Bruno Morabito successfully defended his PhD thesis!

Research focused on “Approaches for multi-modes state estimation and model predictive control”

January 31, 2024

The IMPRS program welcomed Bruno Morabito in 2016, and he successfully defended is PhD thesis on December 20, 2023. Considering the entire journey, he found the IMPRS program to be particularly enriching, pointing out its appeal due to the numerous opportunities offered, such as engaging classes, establishing connections with fellow Ph.D. scholars, and presenting findings at various gatherings and conferences hosted by the program.

As the IMPRS ProEng is a collaborative initiative between the Max Planck Institute for Dynamics of Complex Technical Systems and the Otto von Guericke University (OvGU) in Magdeburg, Bruno Morabito expressed his gratitude towards the OvGU for providing him with the opportunity to attend conferences, which played a pivotal role in broadening his academic horizons.

Under the guidance of Prof. Rolf Findeisen, the research focused on model-based optimal control strategies that account for model uncertainties. Specializing in the application of these methods to bioreactor systems, Bruno Morabito's work aimed to enhance model predictive control (MPC) in iterative processes through the integration of machine learning techniques. It proposes two methods for data-driven uncertainty modelling in iterative processes: one using Gaussian processes for learning model uncertainty and neural networks for the nominal model, and the other based on tube-based model predictive control for ensuring constraint satisfaction. The thesis also introduces HILO-MPC, a novel Python library for implementing machine learning-supported MPC, which interfaces with TensorFlow and PyTorch and offers tools for control and estimation problems using machine learning models. The work aims to improve process performance and safety by incorporating machine learning into predictive control strategies.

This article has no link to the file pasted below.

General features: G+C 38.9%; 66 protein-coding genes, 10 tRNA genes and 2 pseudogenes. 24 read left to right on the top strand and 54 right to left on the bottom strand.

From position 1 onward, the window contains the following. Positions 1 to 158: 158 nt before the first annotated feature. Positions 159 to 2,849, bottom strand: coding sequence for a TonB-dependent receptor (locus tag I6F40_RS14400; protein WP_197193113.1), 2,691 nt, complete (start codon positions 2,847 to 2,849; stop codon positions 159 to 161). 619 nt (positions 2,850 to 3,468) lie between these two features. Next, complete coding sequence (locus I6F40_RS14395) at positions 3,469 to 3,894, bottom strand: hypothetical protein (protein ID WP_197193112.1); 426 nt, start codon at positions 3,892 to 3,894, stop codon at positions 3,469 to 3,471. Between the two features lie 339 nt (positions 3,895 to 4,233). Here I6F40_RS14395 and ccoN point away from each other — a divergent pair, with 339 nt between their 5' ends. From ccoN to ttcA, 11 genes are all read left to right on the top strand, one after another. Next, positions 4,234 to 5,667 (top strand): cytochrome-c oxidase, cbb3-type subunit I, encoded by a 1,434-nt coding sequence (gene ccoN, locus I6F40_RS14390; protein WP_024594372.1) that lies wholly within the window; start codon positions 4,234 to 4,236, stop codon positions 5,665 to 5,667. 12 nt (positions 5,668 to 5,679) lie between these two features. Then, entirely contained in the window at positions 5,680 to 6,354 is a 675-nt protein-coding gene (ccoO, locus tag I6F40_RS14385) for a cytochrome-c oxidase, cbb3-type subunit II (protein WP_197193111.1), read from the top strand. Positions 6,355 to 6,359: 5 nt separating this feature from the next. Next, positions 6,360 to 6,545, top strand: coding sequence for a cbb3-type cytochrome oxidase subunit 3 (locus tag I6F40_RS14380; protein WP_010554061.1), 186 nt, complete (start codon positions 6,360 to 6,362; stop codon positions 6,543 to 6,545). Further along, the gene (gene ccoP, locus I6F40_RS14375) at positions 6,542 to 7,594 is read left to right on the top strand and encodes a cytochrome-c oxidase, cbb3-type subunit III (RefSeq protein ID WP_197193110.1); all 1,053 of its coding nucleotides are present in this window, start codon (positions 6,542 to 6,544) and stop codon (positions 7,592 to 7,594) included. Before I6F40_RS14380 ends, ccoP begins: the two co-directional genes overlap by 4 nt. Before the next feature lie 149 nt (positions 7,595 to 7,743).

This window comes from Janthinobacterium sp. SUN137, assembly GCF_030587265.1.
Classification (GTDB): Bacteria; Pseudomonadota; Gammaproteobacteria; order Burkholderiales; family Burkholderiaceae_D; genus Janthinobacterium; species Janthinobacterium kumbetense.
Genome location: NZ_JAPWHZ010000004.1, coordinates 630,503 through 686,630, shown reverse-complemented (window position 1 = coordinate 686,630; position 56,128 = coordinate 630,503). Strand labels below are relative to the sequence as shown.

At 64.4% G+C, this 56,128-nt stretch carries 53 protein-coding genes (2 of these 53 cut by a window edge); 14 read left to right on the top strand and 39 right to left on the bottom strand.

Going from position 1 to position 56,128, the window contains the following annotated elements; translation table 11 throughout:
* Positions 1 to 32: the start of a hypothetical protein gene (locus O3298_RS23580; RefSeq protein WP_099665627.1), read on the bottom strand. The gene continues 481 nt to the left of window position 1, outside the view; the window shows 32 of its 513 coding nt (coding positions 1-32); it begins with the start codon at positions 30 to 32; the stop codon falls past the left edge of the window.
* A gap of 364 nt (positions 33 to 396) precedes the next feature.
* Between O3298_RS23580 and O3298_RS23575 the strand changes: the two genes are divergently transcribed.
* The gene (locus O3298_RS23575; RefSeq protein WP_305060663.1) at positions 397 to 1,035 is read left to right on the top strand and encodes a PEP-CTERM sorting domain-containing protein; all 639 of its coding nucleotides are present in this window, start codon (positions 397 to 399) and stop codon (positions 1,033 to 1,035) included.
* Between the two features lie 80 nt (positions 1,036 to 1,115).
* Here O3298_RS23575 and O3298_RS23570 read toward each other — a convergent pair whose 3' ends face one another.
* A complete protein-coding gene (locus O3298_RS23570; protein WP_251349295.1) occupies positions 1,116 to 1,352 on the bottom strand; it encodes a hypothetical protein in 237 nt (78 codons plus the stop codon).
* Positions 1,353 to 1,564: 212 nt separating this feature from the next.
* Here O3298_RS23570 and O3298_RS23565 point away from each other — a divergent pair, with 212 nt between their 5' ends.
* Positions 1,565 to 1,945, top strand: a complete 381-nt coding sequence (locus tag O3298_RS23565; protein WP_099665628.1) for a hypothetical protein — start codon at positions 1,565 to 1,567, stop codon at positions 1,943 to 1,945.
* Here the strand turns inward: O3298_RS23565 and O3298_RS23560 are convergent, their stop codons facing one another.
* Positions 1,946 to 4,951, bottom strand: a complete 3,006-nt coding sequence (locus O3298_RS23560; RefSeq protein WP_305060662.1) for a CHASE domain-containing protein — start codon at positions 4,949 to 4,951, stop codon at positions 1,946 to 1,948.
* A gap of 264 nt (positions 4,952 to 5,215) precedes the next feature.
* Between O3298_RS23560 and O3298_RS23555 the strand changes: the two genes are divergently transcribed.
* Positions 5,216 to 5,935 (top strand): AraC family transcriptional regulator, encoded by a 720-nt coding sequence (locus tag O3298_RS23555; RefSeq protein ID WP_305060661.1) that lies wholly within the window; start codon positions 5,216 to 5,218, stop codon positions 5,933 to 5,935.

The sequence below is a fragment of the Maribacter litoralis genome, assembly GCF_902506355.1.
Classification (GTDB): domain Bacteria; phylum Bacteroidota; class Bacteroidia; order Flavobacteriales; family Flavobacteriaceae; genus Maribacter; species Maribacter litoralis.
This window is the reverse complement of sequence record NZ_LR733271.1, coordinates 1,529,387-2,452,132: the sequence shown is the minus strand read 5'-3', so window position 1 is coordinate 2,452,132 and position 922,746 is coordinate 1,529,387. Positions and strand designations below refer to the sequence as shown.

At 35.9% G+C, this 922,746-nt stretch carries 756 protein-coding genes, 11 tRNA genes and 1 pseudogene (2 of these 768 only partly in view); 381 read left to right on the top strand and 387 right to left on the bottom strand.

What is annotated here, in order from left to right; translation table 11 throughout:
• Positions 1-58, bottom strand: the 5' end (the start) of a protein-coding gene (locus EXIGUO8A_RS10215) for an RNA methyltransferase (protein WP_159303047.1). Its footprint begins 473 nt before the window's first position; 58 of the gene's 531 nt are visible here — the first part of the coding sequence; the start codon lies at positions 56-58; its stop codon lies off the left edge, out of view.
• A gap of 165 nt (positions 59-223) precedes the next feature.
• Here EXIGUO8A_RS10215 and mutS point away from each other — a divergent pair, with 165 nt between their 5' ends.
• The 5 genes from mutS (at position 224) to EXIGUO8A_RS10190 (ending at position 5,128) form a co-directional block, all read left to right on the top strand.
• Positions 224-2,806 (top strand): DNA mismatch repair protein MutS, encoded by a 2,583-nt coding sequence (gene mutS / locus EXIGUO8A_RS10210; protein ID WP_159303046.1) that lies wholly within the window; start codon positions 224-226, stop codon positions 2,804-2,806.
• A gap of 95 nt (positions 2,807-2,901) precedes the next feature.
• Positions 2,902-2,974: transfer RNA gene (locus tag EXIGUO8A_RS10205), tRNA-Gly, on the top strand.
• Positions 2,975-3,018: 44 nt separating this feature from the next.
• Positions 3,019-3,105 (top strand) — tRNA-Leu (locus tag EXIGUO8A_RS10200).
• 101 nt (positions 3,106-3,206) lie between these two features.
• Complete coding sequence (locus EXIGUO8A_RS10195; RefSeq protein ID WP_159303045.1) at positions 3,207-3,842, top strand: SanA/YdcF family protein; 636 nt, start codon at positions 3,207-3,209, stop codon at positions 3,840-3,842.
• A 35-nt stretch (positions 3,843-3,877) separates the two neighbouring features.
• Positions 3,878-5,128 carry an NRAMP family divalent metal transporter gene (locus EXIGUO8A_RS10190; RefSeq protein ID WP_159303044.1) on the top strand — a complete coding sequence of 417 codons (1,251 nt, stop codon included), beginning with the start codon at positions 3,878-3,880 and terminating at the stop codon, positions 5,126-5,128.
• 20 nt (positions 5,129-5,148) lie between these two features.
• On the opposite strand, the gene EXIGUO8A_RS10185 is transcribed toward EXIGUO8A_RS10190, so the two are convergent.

The IMPRS program, with its professionalism and organized structure, played a crucial role in preparing Bruno Morabito for his future career. He believes that the IMPRS program excels in providing assistance and direction.

Collaborations during the PhD journey were primarily within the research group and extended to industry, including notable interactions with companies such as Baker Hughes. Despite facing challenges, Bruno Morabito did not seek furhter support from the IMPRS but acknowledged the positive impact of collaborations on their research.

The program offered unique opportunities, including an unexpected interview offer from MathWorks during a conference. Summer schools and conferences emerged as valuable motivators, fostering a sense of community among PhD students.

For future PhD students, Bruno Morabito has the following advice: “If you want to finish quickly, read a very good thesis that was written in your field. Decompose it to understand which components make the thesis and work towards these components. Do not let anything else distract you. But, if you are not in a rush, enjoy exploring different directions.”

In conclusion, Bruno Morabito extends appreciation for the program's support and leaves a final note of thanks for the collective effort that contributed to their academic success.

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